This genus is made up of more than 300 species and an extremely large number of hybrids. Most kinds form attractive evergreen mats or tufts of grasslike green, gray-green, blue-green, or gray-blue leaves. Single, semidouble, or double flowers come in white and shades of pink, rose, red, yellow, and orange. Many have a rich, spicy fragrance. The main bloom period for most is spring into early summer, but some kinds rebloom later in the season or keep going into fall if faded flowers are removed.
Among dianthus are favorites such as cottage pink and sweet William, highly prized cut flowers such as carnation (clove pink), and rock garden miniatures. There are hundreds of varieties and hybrids available, including some local favorites.
All kinds of dianthus thrive in light, fast-draining soil. Carnations, sweet William, and cottage pinks need fairly rich soil. Rock garden or alpine types require a gritty growing medium, with added lime if soil is acid. Avoid overwatering. Sow seeds of annual kinds in flats or directly in the garden. Propagate perennial kinds by cuttings made from tips of growing shoots, by division or layering, or from seed. Carnation and sweet William are subject to rust and fusarium wilt.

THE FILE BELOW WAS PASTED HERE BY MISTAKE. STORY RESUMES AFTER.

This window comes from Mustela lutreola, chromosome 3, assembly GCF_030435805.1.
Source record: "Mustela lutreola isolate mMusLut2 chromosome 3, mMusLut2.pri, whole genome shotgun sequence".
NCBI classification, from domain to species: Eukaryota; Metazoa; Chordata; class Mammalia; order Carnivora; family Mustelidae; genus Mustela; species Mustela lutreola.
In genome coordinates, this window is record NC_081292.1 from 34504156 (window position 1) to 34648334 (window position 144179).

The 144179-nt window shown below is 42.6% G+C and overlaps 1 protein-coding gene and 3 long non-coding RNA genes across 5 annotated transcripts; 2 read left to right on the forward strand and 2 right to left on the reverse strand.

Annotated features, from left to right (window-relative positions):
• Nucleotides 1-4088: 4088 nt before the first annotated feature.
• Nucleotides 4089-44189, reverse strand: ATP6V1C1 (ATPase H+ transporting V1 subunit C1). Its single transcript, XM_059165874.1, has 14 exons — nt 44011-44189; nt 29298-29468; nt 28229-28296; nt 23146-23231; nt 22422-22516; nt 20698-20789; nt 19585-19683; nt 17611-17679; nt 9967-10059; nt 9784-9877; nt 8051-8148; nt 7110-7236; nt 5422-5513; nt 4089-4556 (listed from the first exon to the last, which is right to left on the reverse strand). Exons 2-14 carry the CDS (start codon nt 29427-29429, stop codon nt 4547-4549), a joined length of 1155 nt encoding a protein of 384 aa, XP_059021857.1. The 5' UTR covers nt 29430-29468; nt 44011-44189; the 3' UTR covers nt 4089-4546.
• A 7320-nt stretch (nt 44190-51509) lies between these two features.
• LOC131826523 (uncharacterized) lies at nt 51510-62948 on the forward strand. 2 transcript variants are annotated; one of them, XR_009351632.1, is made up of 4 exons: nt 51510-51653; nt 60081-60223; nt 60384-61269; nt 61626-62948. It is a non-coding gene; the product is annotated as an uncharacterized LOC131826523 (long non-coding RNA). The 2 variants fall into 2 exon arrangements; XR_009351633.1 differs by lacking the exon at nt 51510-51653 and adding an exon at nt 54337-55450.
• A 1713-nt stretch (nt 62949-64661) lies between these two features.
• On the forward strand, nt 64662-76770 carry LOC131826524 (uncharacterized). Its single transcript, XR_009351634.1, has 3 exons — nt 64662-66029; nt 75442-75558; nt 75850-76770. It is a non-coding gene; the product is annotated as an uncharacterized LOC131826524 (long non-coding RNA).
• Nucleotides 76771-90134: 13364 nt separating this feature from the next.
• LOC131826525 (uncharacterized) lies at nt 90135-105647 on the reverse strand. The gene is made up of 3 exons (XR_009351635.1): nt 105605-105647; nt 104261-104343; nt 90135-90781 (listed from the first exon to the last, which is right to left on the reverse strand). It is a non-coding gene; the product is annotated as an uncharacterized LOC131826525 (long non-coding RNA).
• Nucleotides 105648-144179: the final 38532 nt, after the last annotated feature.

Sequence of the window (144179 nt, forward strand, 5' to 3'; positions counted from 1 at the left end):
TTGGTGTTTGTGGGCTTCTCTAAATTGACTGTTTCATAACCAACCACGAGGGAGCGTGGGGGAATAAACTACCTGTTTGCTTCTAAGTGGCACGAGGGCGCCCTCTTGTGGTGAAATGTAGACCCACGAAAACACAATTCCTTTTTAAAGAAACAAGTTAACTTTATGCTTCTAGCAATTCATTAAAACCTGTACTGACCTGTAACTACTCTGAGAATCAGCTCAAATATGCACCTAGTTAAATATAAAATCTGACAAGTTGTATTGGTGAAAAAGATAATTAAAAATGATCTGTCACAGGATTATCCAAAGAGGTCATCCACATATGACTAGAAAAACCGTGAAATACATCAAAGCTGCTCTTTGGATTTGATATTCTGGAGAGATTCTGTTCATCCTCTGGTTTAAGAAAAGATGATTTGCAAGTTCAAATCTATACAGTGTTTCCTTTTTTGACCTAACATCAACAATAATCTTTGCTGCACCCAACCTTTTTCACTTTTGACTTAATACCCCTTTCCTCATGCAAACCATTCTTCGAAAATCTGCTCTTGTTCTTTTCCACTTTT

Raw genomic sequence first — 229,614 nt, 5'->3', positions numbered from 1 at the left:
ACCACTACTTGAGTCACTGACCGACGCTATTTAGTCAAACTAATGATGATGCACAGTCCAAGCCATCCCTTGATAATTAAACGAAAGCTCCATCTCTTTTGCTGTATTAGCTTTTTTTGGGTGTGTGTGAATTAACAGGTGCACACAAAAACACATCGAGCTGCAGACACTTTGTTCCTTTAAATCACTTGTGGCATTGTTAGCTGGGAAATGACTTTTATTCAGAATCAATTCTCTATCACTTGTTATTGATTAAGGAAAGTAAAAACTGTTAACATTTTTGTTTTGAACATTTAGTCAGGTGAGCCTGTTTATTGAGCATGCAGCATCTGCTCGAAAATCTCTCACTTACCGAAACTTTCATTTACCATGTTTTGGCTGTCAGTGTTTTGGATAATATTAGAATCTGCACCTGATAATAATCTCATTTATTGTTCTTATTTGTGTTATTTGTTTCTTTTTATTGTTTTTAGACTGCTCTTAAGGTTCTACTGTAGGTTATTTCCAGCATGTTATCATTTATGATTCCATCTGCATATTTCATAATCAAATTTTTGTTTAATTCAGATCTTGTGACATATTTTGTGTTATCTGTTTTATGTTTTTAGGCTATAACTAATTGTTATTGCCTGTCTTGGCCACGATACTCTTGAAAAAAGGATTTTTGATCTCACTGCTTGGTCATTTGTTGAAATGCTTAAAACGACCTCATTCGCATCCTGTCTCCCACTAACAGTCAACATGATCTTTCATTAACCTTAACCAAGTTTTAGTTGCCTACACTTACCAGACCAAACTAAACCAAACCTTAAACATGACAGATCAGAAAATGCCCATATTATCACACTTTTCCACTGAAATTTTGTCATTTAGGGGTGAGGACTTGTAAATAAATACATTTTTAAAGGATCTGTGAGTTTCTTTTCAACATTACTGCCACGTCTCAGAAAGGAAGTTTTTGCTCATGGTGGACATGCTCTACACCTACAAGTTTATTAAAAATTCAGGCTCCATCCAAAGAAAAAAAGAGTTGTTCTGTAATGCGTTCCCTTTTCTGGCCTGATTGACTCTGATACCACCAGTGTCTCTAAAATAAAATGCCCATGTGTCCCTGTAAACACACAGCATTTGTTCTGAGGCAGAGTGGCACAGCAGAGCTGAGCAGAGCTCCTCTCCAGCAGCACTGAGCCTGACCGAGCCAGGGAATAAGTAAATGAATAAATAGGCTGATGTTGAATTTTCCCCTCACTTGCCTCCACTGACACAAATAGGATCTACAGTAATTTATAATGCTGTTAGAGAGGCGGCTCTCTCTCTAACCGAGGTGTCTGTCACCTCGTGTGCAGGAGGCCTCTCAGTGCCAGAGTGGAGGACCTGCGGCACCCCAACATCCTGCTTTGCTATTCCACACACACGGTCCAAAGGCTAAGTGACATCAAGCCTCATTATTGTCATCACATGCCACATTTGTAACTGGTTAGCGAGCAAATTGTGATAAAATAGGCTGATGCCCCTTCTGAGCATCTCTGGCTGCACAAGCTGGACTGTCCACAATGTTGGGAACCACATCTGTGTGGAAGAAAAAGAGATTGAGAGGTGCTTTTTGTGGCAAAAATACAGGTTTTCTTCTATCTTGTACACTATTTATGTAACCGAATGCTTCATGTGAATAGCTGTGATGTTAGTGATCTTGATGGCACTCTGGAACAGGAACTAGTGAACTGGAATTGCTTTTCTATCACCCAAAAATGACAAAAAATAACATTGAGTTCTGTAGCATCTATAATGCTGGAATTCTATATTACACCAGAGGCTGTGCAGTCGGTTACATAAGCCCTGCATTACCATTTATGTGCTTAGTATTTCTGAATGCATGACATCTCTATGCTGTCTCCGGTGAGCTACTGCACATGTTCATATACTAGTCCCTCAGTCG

Vigorous biennial often grown as an annual. From southern Europe. Grows to 20 in. high and 1 ft. wide, with sturdy stems. Leaves are flat, light to dark green. Dense clusters of white, pink, rose, red, purplish, or bicolored flowers, about 1/2 in. across, set among leafy bracts; not very fragrant. Sow seeds in late spring for bloom the following year. Double-flowered and dwarf strains are obtainable from seed. Indian Carpet is only 6 in. high. The Amazon series grows to 18–36 in. high.
Native from Europe to western Asia, these clumping or trailing perennials are vigorous growers with op...
Graceful, open tree with strongly weeping branches, deeply cut leaves. Sunburns in hot, dry weather.
Deciduous shrub. Native to inland regions of the West. Erect growth to 3–6 ft. tall and wide. Li...